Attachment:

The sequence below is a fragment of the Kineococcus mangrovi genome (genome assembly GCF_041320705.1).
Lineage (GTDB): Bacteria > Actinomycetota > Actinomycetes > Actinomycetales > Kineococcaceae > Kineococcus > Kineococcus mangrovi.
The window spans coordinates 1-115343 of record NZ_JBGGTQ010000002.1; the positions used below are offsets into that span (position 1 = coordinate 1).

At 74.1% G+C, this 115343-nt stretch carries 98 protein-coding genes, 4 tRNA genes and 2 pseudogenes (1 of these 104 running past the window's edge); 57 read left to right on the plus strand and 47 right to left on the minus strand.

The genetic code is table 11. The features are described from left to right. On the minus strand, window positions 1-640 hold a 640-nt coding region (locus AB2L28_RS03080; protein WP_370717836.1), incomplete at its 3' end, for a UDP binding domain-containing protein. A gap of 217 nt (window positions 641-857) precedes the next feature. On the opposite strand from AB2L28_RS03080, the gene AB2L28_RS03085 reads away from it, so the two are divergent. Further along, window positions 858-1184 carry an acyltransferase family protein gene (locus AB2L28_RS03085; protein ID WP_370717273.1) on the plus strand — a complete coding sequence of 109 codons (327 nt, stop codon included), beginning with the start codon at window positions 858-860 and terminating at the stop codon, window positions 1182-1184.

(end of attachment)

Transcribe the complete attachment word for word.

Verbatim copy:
The sequence below is a fragment of the Kineococcus mangrovi genome (genome assembly GCF_041320705.1).
Lineage (GTDB): Bacteria > Actinomycetota > Actinomycetes > Actinomycetales > Kineococcaceae > Kineococcus > Kineococcus mangrovi.
The window spans coordinates 1-115343 of record NZ_JBGGTQ010000002.1; the positions used below are offsets into that span (position 1 = coordinate 1).

At 74.1% G+C, this 115343-nt stretch carries 98 protein-coding genes, 4 tRNA genes and 2 pseudogenes (1 of these 104 running past the window's edge); 57 read left to right on the plus strand and 47 right to left on the minus strand.

The genetic code is table 11. The features are described from left to right. On the minus strand, window positions 1-640 hold a 640-nt coding region (locus AB2L28_RS03080; protein WP_370717836.1), incomplete at its 3' end, for a UDP binding domain-containing protein. A gap of 217 nt (window positions 641-857) precedes the next feature. On the opposite strand from AB2L28_RS03080, the gene AB2L28_RS03085 reads away from it, so the two are divergent. Further along, window positions 858-1184 carry an acyltransferase family protein gene (locus AB2L28_RS03085; protein ID WP_370717273.1) on the plus strand — a complete coding sequence of 109 codons (327 nt, stop codon included), beginning with the start codon at window positions 858-860 and terminating at the stop codon, window positions 1182-1184.